Roland sat up in bed, not sure what had awakened him. Had it been a noise or just a sense that something was wrong? He tried chiding himself, but his heart continued to pound, and his dog whimpered in her sleep. It was quiet enough in his bedroom to hear the whirring of his laptop on the desk across from his bed. But the quiet didn’t reassure him; it actually made him more skittish. Swearing to himself, Roland left the bed and went to his closet to retrieve the 9mm.
His mouth went dry when he discovered the empty box; it was missing. The gun was missing – not his issued weapon. That one was locked in its case beside his bed. This was the unregistered gun he had confiscated from a crime scene years before. He thought he might need it someday. And now it was gone.
She had to be in the house somewhere. The IP address of her last email had been one of his neighbors’. That was what had sent him riding home on two wheels two days before with sirens blaring until he reached his own block. He could feel his ear drums reverberating in time to the thudding of his heart. The hair on his arms raised as a bead of sweat rolled from him armpit to his elbow. She hadn’t appeared, however, so Roland had finally allowed himself to sleep.
“Tsk, tsk officer. Doesn’t this gun belong in an evidence locker somewhere?”
He turned, and though he had seen her picture numerous times, she was unrecognizable. The laughing brown eyes that had stared from snapshots were now icy steel. Her hair was dark instead of the strawberry blond he was used to seeing. And she was thinner, much thinner. He watched her hands around the gun for some hint of shaking; shaking would indicate uncertainty. Her hands were as steady as his had been trained to be.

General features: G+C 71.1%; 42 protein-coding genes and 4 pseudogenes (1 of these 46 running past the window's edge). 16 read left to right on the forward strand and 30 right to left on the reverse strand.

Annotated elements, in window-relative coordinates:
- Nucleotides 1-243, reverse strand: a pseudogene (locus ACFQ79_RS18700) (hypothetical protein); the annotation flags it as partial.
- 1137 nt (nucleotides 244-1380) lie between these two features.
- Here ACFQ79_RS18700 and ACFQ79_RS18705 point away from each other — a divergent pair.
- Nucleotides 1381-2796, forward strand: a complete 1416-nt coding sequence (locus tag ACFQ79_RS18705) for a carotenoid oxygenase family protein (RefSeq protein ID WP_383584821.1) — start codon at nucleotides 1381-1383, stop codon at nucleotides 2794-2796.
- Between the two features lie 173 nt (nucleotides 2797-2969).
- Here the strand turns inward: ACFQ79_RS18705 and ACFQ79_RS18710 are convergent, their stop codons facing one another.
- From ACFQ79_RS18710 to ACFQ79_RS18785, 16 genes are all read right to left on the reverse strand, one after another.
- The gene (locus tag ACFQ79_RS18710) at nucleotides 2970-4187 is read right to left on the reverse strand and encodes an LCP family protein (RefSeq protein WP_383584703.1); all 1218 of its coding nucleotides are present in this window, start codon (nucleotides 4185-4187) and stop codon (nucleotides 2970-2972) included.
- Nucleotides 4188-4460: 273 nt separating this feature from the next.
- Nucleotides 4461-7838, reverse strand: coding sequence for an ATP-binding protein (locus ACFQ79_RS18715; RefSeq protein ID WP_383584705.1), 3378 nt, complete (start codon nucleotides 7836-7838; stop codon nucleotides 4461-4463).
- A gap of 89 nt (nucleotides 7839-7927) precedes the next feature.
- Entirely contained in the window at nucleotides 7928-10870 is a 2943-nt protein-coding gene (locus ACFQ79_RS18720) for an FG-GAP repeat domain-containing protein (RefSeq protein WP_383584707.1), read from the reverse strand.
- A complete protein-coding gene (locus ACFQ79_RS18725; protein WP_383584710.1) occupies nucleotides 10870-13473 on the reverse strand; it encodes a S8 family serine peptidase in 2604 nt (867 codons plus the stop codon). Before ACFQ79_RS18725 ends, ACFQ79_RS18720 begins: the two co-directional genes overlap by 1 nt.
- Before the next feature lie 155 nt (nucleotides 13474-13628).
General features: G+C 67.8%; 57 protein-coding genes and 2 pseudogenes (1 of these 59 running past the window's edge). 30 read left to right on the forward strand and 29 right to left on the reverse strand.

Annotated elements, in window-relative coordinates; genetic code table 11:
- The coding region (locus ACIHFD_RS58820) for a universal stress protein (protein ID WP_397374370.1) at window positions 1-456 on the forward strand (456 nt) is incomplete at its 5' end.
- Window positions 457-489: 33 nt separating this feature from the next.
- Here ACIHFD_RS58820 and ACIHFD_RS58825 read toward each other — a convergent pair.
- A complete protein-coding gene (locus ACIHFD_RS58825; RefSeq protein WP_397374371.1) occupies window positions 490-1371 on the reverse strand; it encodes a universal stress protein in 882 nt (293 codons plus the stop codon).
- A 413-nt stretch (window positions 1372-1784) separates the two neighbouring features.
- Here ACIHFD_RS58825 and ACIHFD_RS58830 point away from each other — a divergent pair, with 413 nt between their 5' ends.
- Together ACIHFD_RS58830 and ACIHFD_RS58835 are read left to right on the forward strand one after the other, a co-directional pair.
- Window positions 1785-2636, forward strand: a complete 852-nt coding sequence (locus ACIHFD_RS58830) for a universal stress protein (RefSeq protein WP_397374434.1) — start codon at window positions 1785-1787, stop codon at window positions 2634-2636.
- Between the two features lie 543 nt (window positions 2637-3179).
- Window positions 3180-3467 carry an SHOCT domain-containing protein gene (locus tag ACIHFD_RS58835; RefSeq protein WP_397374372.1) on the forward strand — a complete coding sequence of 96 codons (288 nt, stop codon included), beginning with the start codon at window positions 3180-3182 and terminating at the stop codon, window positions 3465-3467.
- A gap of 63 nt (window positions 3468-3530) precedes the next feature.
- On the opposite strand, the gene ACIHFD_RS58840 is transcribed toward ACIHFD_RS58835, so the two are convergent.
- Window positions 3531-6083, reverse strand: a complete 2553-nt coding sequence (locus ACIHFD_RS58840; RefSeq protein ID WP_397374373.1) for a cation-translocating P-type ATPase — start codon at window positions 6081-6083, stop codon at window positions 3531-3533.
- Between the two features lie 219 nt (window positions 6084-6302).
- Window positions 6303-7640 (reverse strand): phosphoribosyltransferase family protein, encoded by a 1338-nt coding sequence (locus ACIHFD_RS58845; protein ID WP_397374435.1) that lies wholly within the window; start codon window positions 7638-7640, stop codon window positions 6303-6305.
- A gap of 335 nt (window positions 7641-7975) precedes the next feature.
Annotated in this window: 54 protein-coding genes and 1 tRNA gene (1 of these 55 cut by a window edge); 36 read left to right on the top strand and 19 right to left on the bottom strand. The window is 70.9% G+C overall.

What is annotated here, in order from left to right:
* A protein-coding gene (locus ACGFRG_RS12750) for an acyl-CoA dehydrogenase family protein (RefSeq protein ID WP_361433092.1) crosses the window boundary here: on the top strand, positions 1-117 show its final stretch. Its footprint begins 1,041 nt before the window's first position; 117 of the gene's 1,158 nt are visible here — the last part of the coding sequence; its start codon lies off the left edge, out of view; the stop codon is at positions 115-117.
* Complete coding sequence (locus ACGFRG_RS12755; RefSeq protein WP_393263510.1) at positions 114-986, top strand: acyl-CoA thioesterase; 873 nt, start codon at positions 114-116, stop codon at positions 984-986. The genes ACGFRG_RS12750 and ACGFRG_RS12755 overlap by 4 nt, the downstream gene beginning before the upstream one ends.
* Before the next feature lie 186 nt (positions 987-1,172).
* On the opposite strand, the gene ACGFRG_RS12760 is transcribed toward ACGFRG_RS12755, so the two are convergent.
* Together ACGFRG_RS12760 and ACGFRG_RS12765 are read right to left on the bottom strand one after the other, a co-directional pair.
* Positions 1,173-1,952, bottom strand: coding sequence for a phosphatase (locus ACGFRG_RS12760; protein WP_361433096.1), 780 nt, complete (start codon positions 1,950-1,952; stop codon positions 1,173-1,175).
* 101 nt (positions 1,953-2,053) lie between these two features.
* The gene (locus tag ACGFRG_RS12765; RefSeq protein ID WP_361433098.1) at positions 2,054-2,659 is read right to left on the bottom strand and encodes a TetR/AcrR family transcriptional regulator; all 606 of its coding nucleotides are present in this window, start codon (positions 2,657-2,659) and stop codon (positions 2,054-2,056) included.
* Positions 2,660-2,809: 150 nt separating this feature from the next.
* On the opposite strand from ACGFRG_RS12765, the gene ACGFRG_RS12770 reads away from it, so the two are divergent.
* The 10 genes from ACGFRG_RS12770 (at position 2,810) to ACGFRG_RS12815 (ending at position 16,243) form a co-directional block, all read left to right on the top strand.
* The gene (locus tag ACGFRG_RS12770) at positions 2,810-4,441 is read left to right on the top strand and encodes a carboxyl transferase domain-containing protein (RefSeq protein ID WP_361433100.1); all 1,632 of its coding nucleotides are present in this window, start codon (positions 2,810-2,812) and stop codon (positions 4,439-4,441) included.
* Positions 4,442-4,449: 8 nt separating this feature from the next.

“I thought it might come in handy one day,” he replied, unmoving.
“And so it has. Did you bend the rules and beat the drug addict or rapist you confiscated this from?”
Roland nodded quietly. “I shouldn’t have done that.”
“Why not?” she asked, tilting her head slightly. “He did do something wrong. That means it was okay for you to do something wrong, correct?”
“Shut up. Nobody wants to hear you moralize. Turn around.”
He didn’t move except to move his gaze from her hands to her face.
“Turn around, officer, and put your hands behind your head.” She cocked the gun. “Or don’t.”
Roland shakily turned and did as she asked, bile burning his tongue.
“Good boy. Don’t worry. I know you were blinded by your own hurt, so I’ll be quicker. And you don’t claim to believe in God, so I cannot hold you accountable for breaking the very morals you claim to believe. Besides, you are not very smart. You probably didn’t have a choice.”
Roland flinched at that last part. He heard her footsteps, and then the end of the barrel pressed coldly against the base of his neck, where his brain stem felt as if it was pulsing. “Please…..” He heard himself whisper.
“I’m not sorry,” she whispered back.
A loud, smoky explosion filled the room. Then it was silent.